LeBron James should check out the story of former New York Knicks captain and guard Ray Williams.
While the Knicks beg James to take all the money the organization can muster, Williams lives in a car in Pompano Beach, Florida.
Williams played for six teams - New York, Kansas City (now Sacramento), New Jersey, Boston, Atlanta and San Antonio - during his 10-year NBA career.
He signed a four-year, $500,000 contract in 1977 as the 10th pick overall out of the University of Minnesota where he was a teammate of Kevin McHale, former No. 1 pick Mychal Thompson and Washington Wizards head coach Flip Saunders.
At his best, Williams was a physical specimen capable of dominating games with ballhandling, scoring and great one-on-one, full-court defensive pressure.
In 1981, he signed a three-year, $1.5 million deal - his most lucrative contract - with the Nets.
Now he says, he's most recently lived on bread and water.
Williams' tale truly is a sad occurrence becoming far too familiar for former athletes. Mishandling of finances and lifestyles that evolve into struggles for survival in an unforgiving and uncertain day-to-day existence.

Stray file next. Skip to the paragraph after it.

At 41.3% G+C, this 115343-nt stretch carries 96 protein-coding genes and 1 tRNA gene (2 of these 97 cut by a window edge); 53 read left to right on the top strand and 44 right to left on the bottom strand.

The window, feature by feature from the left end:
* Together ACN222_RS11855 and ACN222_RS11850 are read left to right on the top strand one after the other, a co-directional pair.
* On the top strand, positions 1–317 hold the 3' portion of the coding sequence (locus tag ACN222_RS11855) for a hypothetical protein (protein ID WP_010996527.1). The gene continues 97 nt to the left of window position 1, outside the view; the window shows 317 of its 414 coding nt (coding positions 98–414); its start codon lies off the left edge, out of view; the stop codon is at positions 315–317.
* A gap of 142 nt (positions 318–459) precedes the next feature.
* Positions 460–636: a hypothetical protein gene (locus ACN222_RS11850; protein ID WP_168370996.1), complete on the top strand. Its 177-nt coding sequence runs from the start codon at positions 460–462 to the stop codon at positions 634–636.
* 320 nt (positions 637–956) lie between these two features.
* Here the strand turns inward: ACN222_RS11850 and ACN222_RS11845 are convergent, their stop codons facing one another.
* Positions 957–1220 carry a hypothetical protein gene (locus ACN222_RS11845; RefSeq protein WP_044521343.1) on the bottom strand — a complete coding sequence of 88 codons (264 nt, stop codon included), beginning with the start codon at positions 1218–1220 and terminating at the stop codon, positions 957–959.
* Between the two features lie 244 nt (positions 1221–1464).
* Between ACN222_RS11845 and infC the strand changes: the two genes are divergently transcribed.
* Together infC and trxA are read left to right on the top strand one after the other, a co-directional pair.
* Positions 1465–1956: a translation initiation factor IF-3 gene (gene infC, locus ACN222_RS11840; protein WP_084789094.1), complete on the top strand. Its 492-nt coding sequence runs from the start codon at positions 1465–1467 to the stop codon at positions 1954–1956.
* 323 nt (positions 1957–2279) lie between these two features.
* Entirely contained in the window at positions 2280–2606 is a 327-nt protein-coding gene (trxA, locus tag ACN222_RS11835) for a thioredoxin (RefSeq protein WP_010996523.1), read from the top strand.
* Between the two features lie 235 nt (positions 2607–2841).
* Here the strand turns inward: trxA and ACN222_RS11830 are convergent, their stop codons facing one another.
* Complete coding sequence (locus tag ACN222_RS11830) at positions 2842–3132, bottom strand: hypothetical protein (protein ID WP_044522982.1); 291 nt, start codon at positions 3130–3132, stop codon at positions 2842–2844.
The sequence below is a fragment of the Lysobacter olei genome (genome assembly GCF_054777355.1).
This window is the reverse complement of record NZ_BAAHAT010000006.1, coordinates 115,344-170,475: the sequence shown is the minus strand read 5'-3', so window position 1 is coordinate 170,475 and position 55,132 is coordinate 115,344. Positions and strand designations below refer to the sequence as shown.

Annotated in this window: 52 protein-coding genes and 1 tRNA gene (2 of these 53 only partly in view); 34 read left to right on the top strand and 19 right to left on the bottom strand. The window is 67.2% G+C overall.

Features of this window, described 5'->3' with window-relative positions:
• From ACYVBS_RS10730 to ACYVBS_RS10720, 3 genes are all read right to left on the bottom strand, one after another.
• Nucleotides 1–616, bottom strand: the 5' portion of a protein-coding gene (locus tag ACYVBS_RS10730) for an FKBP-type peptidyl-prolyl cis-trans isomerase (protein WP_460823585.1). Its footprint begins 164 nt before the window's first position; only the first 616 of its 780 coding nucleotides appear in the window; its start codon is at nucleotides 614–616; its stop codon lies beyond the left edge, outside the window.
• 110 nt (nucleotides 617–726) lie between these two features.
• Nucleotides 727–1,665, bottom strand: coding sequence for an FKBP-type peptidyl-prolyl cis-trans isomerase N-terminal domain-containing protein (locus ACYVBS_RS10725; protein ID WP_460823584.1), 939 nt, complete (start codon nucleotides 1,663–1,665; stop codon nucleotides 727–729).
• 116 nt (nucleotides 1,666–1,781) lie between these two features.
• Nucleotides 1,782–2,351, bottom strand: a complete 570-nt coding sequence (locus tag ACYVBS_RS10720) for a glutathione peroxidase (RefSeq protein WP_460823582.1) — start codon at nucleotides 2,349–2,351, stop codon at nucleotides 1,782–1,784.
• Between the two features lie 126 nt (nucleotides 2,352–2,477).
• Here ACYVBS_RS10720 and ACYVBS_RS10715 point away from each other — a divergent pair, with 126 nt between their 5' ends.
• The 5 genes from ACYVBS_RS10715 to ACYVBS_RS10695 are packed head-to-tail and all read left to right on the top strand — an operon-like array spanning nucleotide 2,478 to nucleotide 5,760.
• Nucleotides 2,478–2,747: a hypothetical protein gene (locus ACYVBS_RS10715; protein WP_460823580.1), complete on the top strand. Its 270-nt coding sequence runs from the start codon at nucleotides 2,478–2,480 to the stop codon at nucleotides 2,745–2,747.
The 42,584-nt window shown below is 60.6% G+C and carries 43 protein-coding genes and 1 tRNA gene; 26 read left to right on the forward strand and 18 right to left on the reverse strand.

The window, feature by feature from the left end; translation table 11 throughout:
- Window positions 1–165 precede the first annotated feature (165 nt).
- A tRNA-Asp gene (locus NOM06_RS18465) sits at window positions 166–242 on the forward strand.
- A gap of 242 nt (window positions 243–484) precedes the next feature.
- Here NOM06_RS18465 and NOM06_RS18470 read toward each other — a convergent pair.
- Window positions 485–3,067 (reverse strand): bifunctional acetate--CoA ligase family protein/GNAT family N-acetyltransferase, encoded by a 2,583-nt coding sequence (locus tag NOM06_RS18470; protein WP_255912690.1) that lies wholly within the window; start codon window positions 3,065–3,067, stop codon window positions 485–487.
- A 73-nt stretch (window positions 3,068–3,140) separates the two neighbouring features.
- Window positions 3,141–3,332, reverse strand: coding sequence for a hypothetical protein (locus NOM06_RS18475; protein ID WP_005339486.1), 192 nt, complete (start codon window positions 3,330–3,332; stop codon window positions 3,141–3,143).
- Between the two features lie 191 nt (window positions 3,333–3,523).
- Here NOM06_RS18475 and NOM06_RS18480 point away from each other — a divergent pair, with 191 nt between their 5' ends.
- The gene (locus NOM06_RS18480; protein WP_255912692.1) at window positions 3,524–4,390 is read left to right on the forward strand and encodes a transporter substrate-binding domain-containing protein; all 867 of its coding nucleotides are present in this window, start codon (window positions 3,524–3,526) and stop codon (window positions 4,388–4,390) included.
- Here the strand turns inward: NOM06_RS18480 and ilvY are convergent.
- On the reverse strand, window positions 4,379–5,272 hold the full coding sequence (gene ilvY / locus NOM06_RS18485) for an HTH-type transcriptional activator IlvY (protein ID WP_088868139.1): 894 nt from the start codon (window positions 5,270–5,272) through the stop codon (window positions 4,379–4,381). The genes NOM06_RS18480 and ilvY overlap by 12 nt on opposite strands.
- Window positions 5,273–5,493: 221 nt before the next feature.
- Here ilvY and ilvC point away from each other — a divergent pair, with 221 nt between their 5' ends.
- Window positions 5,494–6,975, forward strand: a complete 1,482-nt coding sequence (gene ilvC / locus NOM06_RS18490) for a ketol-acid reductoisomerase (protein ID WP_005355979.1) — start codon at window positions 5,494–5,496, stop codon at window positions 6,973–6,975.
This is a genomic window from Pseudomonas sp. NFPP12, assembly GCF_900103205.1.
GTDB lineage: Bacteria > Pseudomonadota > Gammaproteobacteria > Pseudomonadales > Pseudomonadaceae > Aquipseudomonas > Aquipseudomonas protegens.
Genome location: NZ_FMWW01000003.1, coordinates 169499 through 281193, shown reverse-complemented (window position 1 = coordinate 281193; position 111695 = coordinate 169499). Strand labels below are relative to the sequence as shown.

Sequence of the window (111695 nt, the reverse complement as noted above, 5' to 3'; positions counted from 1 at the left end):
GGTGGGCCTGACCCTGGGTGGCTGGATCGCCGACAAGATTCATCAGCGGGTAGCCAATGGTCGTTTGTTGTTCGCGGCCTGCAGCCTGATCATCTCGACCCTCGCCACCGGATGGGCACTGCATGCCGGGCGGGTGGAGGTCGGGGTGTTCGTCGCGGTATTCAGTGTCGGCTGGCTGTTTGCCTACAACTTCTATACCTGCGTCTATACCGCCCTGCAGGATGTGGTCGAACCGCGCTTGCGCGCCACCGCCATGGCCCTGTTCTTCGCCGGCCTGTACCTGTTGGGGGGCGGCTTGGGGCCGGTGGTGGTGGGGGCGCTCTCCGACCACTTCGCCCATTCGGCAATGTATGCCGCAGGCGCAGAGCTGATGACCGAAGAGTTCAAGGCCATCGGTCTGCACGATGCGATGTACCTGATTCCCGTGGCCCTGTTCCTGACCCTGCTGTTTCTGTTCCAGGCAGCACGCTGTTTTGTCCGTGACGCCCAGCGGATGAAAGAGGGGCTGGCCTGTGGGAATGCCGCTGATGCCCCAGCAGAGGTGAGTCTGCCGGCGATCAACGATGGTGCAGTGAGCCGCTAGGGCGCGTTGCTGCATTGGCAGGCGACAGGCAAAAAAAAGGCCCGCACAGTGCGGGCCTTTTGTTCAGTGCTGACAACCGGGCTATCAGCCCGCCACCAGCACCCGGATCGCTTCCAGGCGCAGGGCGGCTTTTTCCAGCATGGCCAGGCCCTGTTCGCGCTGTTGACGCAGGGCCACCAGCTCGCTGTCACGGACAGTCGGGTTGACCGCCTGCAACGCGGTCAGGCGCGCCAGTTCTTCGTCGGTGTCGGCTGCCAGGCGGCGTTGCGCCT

Williams, 55, according to a story in the Boston Globe, is searching for help and describes himself as 'desperate.' He needs help, has needed help and doesn't know in which direction to turn.
Williams certainly has made his share of mistakes, but needs a helping hand. He's twice received financial aid at times from the NBA Legends Foundation and also once from the NBA Retired Players Association.
However, he's still in a precarious position. Williams said he's never used drugs or gambled or turned to alcohol.
Williams' brother, Gus, has sent him money for food, but also is going through financial struggles.
Ray Williams is looking for help in a major way before his sad story becomes a tragedy.
A minimal consideration of names such as McHale, Ainge, Saunders, not to mention the New York Knicks organization suggests there are options capable of joining forces and finances to assist Williams in this time of need.
It's not beyond comprehension the organizations for which Williams played combined to figure out a way to help. A veritable drop in the bucket for them would be a godsend.
Granted, there are many folks these days who need aid, but there is too much money currently flying around the NBA for Williams to go unassisted. A job, a place to live and some money to buy food at the minimum doesn't seem like too much to ask.
After all, it only would be to help one of their own.
The NBA Cares is a theme on which the league rests, so it says.
Perhaps James, the wannabe global icon, could share some small percentage of the millions he's soon to receive. Or even suggest to the Knicks, showing Williams love might enhance the team's chances of him giving them a little more consideration.